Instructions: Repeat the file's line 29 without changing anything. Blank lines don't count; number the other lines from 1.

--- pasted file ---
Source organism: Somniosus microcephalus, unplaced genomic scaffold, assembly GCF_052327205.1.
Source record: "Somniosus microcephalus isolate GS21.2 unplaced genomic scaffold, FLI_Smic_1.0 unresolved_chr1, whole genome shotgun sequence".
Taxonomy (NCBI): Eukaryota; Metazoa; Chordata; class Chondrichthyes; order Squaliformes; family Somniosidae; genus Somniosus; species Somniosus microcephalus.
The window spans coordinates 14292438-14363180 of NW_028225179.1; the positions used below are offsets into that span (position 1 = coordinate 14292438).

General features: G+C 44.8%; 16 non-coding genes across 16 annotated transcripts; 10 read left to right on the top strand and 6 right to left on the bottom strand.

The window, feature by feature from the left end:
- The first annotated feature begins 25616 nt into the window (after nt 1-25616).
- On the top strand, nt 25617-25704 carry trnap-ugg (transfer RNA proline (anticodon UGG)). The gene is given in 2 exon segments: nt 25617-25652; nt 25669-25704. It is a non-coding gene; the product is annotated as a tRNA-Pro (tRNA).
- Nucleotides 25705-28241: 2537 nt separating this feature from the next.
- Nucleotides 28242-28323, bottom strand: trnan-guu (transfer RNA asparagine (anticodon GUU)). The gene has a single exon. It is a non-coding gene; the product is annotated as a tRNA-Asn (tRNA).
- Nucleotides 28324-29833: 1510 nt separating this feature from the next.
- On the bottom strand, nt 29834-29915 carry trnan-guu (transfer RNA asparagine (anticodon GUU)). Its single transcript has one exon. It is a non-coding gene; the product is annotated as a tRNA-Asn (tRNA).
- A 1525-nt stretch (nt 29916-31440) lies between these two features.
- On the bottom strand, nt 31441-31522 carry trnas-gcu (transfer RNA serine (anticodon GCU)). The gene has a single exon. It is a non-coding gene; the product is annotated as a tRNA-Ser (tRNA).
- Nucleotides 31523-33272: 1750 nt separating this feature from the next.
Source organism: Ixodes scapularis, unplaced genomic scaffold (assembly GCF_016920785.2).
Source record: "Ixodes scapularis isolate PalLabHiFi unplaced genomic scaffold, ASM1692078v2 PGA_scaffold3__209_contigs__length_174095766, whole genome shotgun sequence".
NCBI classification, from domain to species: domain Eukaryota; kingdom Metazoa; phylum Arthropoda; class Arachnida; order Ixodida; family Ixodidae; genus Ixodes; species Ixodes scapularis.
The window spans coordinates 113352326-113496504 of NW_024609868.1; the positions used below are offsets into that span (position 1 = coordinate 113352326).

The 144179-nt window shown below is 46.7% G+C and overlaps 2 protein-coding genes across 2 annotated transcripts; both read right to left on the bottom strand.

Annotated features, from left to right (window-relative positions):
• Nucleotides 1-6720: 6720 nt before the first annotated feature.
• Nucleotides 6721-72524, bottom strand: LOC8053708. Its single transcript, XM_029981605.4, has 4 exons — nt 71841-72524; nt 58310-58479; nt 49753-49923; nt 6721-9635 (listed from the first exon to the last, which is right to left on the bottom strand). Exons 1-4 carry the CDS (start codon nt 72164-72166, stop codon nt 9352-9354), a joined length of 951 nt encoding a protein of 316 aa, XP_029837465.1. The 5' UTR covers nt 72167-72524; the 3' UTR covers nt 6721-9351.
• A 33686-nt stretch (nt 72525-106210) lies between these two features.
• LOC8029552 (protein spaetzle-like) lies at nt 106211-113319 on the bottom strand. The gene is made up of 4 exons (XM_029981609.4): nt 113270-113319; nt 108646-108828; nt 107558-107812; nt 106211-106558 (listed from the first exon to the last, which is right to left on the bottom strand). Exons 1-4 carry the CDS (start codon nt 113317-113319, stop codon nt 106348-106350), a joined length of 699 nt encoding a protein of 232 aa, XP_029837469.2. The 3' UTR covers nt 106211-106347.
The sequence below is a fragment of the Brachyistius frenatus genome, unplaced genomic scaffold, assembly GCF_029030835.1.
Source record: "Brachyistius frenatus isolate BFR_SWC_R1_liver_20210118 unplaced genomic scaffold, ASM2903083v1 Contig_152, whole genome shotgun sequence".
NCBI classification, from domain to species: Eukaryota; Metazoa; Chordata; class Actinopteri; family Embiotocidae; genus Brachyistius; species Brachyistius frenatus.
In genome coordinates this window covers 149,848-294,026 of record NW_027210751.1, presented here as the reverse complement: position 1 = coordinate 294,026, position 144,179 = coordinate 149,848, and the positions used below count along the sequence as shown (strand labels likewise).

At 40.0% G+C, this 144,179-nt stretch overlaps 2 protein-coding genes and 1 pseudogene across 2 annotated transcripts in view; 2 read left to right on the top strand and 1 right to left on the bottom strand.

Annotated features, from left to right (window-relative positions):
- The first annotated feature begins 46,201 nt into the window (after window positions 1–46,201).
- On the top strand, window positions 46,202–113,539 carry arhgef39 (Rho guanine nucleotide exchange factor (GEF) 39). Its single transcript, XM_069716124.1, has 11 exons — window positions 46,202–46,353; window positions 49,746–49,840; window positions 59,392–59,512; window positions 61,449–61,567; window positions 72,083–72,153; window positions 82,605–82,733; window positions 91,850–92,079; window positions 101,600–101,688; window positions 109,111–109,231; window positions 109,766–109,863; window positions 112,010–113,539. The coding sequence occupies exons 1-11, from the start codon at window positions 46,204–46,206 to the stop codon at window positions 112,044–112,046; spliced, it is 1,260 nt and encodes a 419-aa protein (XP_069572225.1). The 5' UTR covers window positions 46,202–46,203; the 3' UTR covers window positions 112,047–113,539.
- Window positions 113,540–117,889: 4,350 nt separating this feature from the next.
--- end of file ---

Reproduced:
In genome coordinates this window covers 149,848-294,026 of record NW_027210751.1, presented here as the reverse complement: position 1 = coordinate 294,026, position 144,179 = coordinate 149,848, and the positions used below count along the sequence as shown (strand labels likewise).